More than 80 IAM production workers at Henkel Aerospace Bay Point in Pittsburgh, CA and more than 40 workers at Solvay Industries in Santa Fe Springs, CA have taken to the strike lines as the two employers refuse to address worker safety and shop floor concerns.
In Pittsburgh, workers joined East San Francisco Bay Local 1584 after a military veteran temporary employee was pulled to his death while working a chemical mixing machine. They’ve since negotiated a first contract but it been marked by safety issues continuing to be ignored by Henkel, resulting in a list of OSHA violations that the company is challenging to this day. Within the past 6 months, several severe live steam burns have occurred, due lack of scheduled maintenance recommended by the current safety committees. One injury caused third degree burns over 30 percent of an IAM Brother’s body.
“Human loss and suffering are immeasurable,” said IAM Western Territory General Vice President Gary Allen. “Our Brothers and Sisters have chosen to strike for the virtuous cause of enhanced safety standards. We value their sacrifice for one another. They are defining who we are and what we stand for as a union.”
The Machinists have filed numerous Unfair Labor Practices (ULP) claims and Cal-OSHA has cited and penalized the company. The current ULP’s are for violating grievance timelines, violation of status quo by mandating a five 12-hour day schedule and by training nonunion employees to perform IAM work while the union was still in negotiations. Several other ULP’s are to be filed later this week.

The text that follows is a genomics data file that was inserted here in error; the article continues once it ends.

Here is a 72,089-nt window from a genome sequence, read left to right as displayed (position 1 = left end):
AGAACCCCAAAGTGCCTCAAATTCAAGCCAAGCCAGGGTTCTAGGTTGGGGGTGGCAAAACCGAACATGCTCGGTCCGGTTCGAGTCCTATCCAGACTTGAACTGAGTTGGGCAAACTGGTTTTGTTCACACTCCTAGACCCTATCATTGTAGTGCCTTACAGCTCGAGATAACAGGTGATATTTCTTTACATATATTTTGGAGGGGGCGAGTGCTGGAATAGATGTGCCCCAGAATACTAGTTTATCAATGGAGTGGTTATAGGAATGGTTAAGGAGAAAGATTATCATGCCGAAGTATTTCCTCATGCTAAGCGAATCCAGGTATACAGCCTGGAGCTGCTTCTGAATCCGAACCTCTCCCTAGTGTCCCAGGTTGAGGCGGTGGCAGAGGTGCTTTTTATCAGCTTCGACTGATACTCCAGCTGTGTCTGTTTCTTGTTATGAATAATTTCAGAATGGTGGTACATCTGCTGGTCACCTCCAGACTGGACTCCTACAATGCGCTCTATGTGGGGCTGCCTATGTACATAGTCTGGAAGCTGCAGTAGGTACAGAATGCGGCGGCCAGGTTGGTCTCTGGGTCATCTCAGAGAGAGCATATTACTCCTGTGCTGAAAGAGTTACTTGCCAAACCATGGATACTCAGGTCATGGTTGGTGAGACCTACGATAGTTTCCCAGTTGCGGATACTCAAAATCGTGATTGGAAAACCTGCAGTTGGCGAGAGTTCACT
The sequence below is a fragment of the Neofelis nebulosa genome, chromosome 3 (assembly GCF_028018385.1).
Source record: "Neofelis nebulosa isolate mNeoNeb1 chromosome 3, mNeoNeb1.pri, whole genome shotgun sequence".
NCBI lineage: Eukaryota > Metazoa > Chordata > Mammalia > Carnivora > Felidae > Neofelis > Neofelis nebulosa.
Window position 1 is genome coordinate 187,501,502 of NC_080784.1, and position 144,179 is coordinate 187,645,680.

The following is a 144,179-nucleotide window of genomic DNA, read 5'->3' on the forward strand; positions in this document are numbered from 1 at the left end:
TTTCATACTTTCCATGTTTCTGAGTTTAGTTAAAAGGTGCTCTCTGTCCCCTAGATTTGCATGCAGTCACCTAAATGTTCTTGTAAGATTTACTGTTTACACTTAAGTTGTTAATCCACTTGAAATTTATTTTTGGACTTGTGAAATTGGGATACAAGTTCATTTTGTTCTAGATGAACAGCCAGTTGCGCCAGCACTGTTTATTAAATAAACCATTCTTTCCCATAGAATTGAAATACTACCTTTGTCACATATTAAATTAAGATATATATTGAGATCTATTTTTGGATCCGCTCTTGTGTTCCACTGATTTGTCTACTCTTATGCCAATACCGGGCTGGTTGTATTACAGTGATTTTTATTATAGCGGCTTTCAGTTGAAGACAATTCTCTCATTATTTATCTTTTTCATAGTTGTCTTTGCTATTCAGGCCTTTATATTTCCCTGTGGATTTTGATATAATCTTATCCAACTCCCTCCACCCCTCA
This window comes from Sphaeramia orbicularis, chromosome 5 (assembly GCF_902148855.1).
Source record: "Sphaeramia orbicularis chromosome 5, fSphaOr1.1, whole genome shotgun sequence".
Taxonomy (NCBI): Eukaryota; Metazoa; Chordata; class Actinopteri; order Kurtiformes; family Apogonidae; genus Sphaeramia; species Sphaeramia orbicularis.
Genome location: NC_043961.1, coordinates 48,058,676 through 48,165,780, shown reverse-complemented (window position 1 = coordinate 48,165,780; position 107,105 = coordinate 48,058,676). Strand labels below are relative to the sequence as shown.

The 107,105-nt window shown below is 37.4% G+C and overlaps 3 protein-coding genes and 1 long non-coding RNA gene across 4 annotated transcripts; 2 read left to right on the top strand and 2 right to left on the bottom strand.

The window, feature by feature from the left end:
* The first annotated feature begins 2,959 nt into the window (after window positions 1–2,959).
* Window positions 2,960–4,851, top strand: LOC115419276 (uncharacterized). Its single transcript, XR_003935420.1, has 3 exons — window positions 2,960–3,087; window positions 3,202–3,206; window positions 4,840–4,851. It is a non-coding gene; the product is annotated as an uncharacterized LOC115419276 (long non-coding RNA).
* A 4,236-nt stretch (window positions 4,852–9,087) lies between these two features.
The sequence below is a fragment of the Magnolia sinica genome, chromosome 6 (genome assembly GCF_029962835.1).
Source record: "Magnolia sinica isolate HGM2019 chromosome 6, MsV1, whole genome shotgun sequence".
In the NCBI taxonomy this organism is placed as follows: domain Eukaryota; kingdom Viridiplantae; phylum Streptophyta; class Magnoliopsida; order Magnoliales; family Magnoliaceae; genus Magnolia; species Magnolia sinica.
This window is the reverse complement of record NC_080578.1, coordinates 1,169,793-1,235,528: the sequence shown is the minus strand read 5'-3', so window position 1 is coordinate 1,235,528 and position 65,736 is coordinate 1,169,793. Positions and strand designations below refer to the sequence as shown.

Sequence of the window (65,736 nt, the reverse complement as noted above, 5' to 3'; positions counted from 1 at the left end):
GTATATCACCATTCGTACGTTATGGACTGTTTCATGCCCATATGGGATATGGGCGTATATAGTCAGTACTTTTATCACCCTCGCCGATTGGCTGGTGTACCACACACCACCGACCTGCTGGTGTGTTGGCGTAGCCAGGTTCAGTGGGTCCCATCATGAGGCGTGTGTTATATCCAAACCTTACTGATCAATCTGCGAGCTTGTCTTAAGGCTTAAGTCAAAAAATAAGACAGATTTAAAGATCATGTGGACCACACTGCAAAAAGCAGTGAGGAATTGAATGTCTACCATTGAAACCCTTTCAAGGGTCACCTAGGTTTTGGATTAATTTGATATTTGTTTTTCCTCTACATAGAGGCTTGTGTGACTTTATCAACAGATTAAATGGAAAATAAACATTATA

In Southern California, IAM members decided they had enough after waiting nearly 18 months for Solvay Industries to respect them and their union. After joining the IAM in early 2016 and beginning negotiations in August of that year, the workers have faced continuous disrespect and insults at the bargaining table. In December 2016 the company walked away from the bargaining table.
Since then, many requests for information and ULP charges have been filed by the IAM with the NLRB. With management’s refusal to return to the bargaining table, the members voted overwhelmingly to go out on a ULP strike. The group stayed out four days and their action forced the company to return to the negotiations in April, but progress has been difficult.
“The strength of these members is impressive,” said Allen. “They have fought hard to get into the IAM and are not going to let this company disrespect them. We will be standing with them until they get the justice they have earned.”
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